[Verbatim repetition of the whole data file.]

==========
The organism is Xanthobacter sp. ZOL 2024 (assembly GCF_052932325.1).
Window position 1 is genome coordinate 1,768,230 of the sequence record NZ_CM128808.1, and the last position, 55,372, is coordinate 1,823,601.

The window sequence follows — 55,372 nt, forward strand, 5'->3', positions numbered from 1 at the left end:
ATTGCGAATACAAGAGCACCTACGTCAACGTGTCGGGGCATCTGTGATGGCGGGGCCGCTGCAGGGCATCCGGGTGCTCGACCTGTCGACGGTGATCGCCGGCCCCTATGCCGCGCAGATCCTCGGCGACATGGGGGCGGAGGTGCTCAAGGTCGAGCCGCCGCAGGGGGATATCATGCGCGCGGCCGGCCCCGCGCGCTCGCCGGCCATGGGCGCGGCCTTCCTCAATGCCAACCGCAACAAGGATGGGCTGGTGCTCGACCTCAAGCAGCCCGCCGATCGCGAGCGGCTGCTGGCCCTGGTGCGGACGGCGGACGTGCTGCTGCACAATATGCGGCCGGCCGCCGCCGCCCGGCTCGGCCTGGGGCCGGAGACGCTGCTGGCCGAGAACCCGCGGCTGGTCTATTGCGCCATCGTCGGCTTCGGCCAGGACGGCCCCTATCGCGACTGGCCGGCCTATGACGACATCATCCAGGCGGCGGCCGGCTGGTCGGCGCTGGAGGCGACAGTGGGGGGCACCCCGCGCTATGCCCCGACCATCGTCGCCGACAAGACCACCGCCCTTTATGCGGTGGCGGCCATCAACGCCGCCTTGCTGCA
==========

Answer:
The organism is Xanthobacter sp. ZOL 2024 (assembly GCF_052932325.1).
Window position 1 is genome coordinate 1,768,230 of the sequence record NZ_CM128808.1, and the last position, 55,372, is coordinate 1,823,601.

The window sequence follows — 55,372 nt, forward strand, 5'->3', positions numbered from 1 at the left end:
ATTGCGAATACAAGAGCACCTACGTCAACGTGTCGGGGCATCTGTGATGGCGGGGCCGCTGCAGGGCATCCGGGTGCTCGACCTGTCGACGGTGATCGCCGGCCCCTATGCCGCGCAGATCCTCGGCGACATGGGGGCGGAGGTGCTCAAGGTCGAGCCGCCGCAGGGGGATATCATGCGCGCGGCCGGCCCCGCGCGCTCGCCGGCCATGGGCGCGGCCTTCCTCAATGCCAACCGCAACAAGGATGGGCTGGTGCTCGACCTCAAGCAGCCCGCCGATCGCGAGCGGCTGCTGGCCCTGGTGCGGACGGCGGACGTGCTGCTGCACAATATGCGGCCGGCCGCCGCCGCCCGGCTCGGCCTGGGGCCGGAGACGCTGCTGGCCGAGAACCCGCGGCTGGTCTATTGCGCCATCGTCGGCTTCGGCCAGGACGGCCCCTATCGCGACTGGCCGGCCTATGACGACATCATCCAGGCGGCGGCCGGCTGGTCGGCGCTGGAGGCGACAGTGGGGGGCACCCCGCGCTATGCCCCGACCATCGTCGCCGACAAGACCACCGCCCTTTATGCGGTGGCGGCCATCAACGCCGCCTTGCTGCA